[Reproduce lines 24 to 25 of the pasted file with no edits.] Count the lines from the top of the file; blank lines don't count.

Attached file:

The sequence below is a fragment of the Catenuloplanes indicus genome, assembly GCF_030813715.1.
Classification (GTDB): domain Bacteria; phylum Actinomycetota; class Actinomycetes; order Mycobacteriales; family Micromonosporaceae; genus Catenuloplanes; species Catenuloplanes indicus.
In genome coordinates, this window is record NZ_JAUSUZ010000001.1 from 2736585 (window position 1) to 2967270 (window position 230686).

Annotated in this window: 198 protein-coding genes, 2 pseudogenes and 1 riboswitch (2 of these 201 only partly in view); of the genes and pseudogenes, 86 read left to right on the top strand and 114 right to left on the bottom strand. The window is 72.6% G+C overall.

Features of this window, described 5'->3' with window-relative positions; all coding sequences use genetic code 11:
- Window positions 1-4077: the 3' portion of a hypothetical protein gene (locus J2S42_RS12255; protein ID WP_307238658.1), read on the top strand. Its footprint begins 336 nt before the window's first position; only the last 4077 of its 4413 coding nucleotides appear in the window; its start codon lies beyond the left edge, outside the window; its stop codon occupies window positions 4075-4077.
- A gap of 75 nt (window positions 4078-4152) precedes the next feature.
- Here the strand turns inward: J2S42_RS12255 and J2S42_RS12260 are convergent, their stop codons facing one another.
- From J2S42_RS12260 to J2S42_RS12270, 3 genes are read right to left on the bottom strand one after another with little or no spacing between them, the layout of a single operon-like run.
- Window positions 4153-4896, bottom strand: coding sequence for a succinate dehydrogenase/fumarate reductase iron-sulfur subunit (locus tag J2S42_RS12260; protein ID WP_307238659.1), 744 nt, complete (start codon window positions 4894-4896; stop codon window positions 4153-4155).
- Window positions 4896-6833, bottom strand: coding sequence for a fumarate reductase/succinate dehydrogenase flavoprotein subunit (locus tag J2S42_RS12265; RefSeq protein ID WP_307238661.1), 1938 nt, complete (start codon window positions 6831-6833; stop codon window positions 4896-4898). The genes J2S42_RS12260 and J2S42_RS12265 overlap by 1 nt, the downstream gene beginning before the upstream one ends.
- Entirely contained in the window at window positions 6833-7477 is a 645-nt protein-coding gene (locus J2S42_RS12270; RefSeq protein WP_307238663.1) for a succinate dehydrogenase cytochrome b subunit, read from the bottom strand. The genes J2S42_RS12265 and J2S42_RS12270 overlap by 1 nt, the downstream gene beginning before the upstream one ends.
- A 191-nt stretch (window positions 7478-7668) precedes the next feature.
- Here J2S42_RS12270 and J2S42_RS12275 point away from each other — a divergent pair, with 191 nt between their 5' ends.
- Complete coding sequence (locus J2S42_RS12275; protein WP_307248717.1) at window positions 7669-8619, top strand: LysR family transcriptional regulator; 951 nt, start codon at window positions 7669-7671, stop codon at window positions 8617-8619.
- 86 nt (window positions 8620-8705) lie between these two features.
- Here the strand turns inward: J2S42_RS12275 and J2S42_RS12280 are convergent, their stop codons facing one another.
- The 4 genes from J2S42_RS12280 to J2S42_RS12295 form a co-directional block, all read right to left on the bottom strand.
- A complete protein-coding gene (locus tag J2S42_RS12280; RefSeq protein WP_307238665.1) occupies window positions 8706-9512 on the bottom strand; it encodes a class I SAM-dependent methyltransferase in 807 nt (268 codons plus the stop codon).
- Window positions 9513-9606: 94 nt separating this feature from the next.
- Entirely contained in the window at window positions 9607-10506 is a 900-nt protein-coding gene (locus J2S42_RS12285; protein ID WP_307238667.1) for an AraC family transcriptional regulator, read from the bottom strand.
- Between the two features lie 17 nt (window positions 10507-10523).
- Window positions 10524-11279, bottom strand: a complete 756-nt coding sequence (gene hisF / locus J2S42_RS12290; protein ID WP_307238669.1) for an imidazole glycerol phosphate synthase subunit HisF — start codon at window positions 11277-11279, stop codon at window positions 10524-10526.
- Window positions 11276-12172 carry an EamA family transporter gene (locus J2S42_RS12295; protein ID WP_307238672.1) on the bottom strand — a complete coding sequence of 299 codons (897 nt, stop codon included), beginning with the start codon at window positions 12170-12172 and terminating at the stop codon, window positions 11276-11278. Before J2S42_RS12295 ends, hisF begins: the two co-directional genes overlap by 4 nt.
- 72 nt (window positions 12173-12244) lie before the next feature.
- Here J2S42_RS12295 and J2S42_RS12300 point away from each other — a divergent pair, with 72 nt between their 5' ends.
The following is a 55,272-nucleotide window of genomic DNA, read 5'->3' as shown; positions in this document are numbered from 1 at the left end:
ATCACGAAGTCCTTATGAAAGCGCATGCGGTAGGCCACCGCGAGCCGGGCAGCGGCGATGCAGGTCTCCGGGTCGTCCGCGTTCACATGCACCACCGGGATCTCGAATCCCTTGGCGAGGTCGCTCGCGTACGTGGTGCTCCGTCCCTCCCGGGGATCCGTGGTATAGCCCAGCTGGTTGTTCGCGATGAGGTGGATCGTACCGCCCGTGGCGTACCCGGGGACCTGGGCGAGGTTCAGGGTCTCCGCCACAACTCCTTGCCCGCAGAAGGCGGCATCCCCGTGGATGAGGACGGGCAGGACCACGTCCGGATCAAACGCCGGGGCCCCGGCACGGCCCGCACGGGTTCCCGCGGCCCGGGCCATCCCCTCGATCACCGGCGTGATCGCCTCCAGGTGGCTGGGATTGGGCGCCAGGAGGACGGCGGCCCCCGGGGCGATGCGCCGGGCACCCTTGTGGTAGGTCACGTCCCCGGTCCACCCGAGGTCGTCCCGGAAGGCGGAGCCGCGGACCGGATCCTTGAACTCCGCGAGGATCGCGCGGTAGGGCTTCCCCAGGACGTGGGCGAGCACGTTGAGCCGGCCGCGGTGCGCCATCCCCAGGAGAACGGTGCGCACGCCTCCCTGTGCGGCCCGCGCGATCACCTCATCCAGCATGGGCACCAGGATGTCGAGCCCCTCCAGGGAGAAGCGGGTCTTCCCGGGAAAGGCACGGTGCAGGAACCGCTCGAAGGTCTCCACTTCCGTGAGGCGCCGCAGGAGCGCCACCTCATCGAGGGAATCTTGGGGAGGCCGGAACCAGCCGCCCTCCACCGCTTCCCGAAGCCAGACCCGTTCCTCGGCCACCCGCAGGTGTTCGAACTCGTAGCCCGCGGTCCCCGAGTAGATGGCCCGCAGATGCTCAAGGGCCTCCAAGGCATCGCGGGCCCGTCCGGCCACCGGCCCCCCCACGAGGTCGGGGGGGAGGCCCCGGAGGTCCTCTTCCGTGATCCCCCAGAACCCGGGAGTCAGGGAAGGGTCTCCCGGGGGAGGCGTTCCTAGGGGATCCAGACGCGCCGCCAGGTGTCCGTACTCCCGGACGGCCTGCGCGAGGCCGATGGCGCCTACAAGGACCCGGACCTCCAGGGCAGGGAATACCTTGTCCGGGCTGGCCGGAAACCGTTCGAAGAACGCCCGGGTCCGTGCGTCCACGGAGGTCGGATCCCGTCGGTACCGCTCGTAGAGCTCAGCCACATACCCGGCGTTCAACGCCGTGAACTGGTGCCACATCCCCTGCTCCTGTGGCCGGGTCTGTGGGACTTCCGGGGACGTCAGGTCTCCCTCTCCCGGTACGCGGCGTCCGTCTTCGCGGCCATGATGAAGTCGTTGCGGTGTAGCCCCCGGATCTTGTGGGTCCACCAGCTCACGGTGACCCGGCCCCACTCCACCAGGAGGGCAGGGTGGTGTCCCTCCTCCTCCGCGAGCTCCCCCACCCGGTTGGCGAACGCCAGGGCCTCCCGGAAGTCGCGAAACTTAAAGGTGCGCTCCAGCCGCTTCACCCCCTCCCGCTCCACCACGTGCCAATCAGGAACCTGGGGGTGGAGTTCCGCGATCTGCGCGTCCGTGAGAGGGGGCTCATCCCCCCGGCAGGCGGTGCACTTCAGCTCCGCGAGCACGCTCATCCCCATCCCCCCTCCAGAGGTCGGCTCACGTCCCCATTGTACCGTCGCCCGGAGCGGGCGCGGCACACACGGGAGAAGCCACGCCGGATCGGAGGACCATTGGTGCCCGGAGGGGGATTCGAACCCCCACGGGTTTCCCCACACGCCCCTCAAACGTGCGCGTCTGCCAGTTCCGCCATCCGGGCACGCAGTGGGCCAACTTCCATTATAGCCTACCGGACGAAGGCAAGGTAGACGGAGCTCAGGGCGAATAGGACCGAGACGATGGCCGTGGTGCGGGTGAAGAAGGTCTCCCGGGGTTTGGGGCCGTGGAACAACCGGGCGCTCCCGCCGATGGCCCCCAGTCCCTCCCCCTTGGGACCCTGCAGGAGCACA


- Window positions 11276-12172 carry an EamA family transporter gene (locus J2S42_RS12295; protein ID WP_307238672.1) on the bottom strand — a complete coding sequence of 299 codons (897 nt, stop codon included), beginning with the start codon at window positions 12170-12172 and terminating at the stop codon, window positions 11276-11278. Before J2S42_RS12295 ends, hisF begins: the two co-directional genes overlap by 4 nt.
- 72 nt (window positions 12173-12244) lie before the next feature.